ICJ rejects both genocide lawsuits

The International Court of Justice (ICJ) has rejected Croatia's lawsuit accusing Serbia of committing genocide in its territory from 1991 until 1995.

Source: B92, Beta, Tanjug

The Hague-based court has found that Croatia did not prove that genocide was committed, Court President Petr Tomka announced.

Tomak said the ICJ was in agreement with the conclusions of the Hague Tribunal, which said the goal of Serb units was "to forcibly remove Croats from parts of the territory, but not to physically destroy them."

The court also rejected Serbia's counter lawsuit, announcing that "even if it was proven that Croatia's leaders had the intention of removing the Serb population from the Croatian territory, there is no proof that the goal was their physical destruction."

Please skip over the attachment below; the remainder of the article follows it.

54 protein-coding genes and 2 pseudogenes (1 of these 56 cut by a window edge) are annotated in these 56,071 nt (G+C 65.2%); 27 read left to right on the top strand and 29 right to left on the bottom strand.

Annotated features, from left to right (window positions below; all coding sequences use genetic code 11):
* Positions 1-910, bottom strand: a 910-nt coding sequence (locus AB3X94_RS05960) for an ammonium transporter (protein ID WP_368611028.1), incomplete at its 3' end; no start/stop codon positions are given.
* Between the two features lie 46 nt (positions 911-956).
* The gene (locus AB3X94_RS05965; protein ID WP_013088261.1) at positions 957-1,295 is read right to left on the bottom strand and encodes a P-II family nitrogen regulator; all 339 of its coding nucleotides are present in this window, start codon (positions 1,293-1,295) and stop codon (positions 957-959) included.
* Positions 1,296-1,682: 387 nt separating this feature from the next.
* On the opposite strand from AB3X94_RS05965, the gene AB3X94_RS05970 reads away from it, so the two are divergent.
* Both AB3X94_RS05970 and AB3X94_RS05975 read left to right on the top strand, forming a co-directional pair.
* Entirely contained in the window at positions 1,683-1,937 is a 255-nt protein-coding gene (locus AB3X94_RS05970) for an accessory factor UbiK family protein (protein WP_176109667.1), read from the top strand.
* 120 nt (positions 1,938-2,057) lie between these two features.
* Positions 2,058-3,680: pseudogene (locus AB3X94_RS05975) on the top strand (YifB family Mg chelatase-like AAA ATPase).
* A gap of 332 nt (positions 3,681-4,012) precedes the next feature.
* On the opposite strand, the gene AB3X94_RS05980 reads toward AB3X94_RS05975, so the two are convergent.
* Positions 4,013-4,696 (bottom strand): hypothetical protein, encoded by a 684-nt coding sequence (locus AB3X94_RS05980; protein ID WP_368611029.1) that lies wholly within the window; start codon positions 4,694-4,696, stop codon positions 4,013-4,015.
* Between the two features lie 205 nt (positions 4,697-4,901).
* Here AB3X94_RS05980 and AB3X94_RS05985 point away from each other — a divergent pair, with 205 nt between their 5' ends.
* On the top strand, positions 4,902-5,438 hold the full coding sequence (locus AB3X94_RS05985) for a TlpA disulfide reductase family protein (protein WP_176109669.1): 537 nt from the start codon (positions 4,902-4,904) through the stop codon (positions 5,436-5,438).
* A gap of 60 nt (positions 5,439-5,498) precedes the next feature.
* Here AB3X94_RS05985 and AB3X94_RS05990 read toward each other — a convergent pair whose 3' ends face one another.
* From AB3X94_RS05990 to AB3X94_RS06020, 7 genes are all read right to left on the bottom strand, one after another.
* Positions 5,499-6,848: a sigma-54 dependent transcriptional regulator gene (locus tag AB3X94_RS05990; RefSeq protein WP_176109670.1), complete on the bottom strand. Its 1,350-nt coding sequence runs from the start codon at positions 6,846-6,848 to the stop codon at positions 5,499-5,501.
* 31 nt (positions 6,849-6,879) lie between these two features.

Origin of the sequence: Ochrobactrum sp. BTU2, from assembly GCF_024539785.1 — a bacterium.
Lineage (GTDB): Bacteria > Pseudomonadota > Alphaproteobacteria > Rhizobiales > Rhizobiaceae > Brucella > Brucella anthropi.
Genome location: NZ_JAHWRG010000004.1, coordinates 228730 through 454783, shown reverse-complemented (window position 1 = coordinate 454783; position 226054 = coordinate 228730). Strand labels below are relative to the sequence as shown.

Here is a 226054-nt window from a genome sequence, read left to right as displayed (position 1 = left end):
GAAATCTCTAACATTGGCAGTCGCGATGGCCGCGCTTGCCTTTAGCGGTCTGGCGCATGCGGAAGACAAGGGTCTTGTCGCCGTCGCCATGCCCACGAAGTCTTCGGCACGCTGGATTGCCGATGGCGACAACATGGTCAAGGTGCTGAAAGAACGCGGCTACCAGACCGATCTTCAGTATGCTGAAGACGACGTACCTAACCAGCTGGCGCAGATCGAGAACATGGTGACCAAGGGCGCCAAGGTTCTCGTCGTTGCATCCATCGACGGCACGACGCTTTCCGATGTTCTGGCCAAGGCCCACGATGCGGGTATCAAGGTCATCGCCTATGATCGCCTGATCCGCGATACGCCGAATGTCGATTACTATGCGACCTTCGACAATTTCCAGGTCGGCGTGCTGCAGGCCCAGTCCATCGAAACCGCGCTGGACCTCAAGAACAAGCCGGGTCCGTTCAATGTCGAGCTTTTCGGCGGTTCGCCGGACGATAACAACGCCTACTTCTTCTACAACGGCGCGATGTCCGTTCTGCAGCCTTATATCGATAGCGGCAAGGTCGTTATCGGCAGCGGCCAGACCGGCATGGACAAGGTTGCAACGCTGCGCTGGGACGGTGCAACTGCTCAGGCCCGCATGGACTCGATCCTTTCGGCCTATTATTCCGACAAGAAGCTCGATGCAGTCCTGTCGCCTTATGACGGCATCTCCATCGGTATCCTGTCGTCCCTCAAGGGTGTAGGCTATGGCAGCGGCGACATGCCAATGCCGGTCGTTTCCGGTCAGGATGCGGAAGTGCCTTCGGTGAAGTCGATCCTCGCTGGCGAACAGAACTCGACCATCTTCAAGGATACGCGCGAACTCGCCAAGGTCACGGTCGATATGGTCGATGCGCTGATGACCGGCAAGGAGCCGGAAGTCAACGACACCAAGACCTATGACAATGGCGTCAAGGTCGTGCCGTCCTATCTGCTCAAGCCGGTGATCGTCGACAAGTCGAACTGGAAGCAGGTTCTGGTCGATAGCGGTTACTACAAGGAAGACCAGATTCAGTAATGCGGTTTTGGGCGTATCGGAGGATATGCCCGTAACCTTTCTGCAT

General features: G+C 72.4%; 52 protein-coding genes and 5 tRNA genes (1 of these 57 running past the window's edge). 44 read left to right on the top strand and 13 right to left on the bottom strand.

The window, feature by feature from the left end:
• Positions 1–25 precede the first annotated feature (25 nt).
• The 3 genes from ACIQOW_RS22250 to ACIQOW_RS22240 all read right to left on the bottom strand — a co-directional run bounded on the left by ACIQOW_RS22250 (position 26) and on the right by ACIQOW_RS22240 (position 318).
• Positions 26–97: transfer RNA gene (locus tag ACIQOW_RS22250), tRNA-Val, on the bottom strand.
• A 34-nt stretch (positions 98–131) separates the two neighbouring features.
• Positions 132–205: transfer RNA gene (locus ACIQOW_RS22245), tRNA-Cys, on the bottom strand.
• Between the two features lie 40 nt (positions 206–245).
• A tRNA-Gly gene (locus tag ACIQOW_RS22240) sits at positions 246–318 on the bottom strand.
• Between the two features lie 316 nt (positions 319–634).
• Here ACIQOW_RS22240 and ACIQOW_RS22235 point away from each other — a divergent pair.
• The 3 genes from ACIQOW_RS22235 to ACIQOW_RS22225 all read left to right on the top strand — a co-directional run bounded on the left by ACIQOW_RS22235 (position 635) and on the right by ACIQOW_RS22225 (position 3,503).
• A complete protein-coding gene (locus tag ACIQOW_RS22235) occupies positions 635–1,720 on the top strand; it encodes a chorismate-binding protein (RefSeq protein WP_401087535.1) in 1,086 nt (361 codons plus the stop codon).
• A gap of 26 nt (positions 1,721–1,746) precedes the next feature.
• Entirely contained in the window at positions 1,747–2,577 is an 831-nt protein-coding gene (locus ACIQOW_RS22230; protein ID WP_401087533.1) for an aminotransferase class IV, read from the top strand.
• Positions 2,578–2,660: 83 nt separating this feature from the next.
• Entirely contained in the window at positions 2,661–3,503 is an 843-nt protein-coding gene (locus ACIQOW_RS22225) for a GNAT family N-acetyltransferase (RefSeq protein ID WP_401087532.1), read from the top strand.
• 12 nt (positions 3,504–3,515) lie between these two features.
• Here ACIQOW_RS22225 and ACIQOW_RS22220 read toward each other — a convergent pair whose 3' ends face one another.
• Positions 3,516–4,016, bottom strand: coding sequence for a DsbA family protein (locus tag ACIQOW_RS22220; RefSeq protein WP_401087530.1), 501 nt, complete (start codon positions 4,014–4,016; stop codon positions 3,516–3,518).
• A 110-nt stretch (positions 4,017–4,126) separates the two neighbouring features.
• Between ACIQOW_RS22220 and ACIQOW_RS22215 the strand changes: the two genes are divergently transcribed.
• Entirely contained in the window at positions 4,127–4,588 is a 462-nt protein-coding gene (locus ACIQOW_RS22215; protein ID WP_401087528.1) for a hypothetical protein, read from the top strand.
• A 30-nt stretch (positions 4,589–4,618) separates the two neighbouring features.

Earlier, Tomak read that Serbia cannot be held responsible for acts committed prior to April 27, 1992, when the Federal Republic of Yugoslavia (SRJ, FRY) of which Serbia was a part, joined the UN and signed the Convention on the Prevention of Genocide.

This excluded the part of the Croatian lawsuit referring to war crimes committed in Vukovar in 1991.

The ruling today marks the end of a court process that has lasted for 16 years. Croatia in 1999 filed its lawsuit against Sebria, while Serbia responded ten years later, charging Croatia of committing genocide against ethnic Serbs there during and after Operation Storm in 1995.

The ICJ ruling is final and cannot be appealed, and the countries will have an obligation to adhere to it.

Download the summary of the ICJ judgment


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